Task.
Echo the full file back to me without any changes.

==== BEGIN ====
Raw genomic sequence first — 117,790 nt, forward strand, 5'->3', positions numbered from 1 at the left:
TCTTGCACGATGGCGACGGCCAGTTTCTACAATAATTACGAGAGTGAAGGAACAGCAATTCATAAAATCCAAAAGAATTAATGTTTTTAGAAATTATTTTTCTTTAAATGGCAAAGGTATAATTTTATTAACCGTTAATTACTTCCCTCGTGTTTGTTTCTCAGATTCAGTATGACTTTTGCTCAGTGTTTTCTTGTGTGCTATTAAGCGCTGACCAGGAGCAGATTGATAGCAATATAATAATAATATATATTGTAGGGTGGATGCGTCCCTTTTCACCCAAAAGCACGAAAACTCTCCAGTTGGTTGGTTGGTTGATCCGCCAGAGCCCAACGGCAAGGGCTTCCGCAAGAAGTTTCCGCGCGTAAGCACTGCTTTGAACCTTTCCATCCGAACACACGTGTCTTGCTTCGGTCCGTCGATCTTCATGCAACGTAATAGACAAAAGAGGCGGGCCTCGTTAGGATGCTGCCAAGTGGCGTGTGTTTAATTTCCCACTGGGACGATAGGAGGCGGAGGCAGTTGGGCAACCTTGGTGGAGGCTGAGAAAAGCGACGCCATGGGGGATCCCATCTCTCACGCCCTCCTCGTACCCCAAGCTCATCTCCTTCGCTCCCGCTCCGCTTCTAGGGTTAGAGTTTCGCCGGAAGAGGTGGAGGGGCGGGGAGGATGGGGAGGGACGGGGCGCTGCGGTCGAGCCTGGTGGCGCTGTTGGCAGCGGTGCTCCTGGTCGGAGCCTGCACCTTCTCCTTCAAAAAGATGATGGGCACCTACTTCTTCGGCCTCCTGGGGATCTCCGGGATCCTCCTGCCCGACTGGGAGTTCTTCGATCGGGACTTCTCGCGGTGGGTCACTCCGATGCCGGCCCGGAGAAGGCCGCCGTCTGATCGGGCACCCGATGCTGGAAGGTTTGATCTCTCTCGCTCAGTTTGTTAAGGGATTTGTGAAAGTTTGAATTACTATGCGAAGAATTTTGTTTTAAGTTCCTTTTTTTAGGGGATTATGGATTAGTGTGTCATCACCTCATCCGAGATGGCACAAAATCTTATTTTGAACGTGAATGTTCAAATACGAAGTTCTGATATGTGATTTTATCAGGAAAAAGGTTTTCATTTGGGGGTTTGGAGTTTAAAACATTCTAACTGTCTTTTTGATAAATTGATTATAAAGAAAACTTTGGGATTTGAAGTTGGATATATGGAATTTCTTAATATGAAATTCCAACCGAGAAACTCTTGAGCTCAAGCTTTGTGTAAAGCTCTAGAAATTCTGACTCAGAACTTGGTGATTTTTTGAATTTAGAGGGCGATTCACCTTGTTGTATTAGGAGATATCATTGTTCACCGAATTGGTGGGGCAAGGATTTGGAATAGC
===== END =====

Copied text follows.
Raw genomic sequence first — 117,790 nt, forward strand, 5'->3', positions numbered from 1 at the left:
TCTTGCACGATGGCGACGGCCAGTTTCTACAATAATTACGAGAGTGAAGGAACAGCAATTCATAAAATCCAAAAGAATTAATGTTTTTAGAAATTATTTTTCTTTAAATGGCAAAGGTATAATTTTATTAACCGTTAATTACTTCCCTCGTGTTTGTTTCTCAGATTCAGTATGACTTTTGCTCAGTGTTTTCTTGTGTGCTATTAAGCGCTGACCAGGAGCAGATTGATAGCAATATAATAATAATATATATTGTAGGGTGGATGCGTCCCTTTTCACCCAAAAGCACGAAAACTCTCCAGTTGGTTGGTTGGTTGATCCGCCAGAGCCCAACGGCAAGGGCTTCCGCAAGAAGTTTCCGCGCGTAAGCACTGCTTTGAACCTTTCCATCCGAACACACGTGTCTTGCTTCGGTCCGTCGATCTTCATGCAACGTAATAGACAAAAGAGGCGGGCCTCGTTAGGATGCTGCCAAGTGGCGTGTGTTTAATTTCCCACTGGGACGATAGGAGGCGGAGGCAGTTGGGCAACCTTGGTGGAGGCTGAGAAAAGCGACGCCATGGGGGATCCCATCTCTCACGCCCTCCTCGTACCCCAAGCTCATCTCCTTCGCTCCCGCTCCGCTTCTAGGGTTAGAGTTTCGCCGGAAGAGGTGGAGGGGCGGGGAGGATGGGGAGGGACGGGGCGCTGCGGTCGAGCCTGGTGGCGCTGTTGGCAGCGGTGCTCCTGGTCGGAGCCTGCACCTTCTCCTTCAAAAAGATGATGGGCACCTACTTCTTCGGCCTCCTGGGGATCTCCGGGATCCTCCTGCCCGACTGGGAGTTCTTCGATCGGGACTTCTCGCGGTGGGTCACTCCGATGCCGGCCCGGAGAAGGCCGCCGTCTGATCGGGCACCCGATGCTGGAAGGTTTGATCTCTCTCGCTCAGTTTGTTAAGGGATTTGTGAAAGTTTGAATTACTATGCGAAGAATTTTGTTTTAAGTTCCTTTTTTTAGGGGATTATGGATTAGTGTGTCATCACCTCATCCGAGATGGCACAAAATCTTATTTTGAACGTGAATGTTCAAATACGAAGTTCTGATATGTGATTTTATCAGGAAAAAGGTTTTCATTTGGGGGTTTGGAGTTTAAAACATTCTAACTGTCTTTTTGATAAATTGATTATAAAGAAAACTTTGGGATTTGAAGTTGGATATATGGAATTTCTTAATATGAAATTCCAACCGAGAAACTCTTGAGCTCAAGCTTTGTGTAAAGCTCTAGAAATTCTGACTCAGAACTTGGTGATTTTTTGAATTTAGAGGGCGATTCACCTTGTTGTATTAGGAGATATCATTGTTCACCGAATTGGTGGGGCAAGGATTTGGAATAGC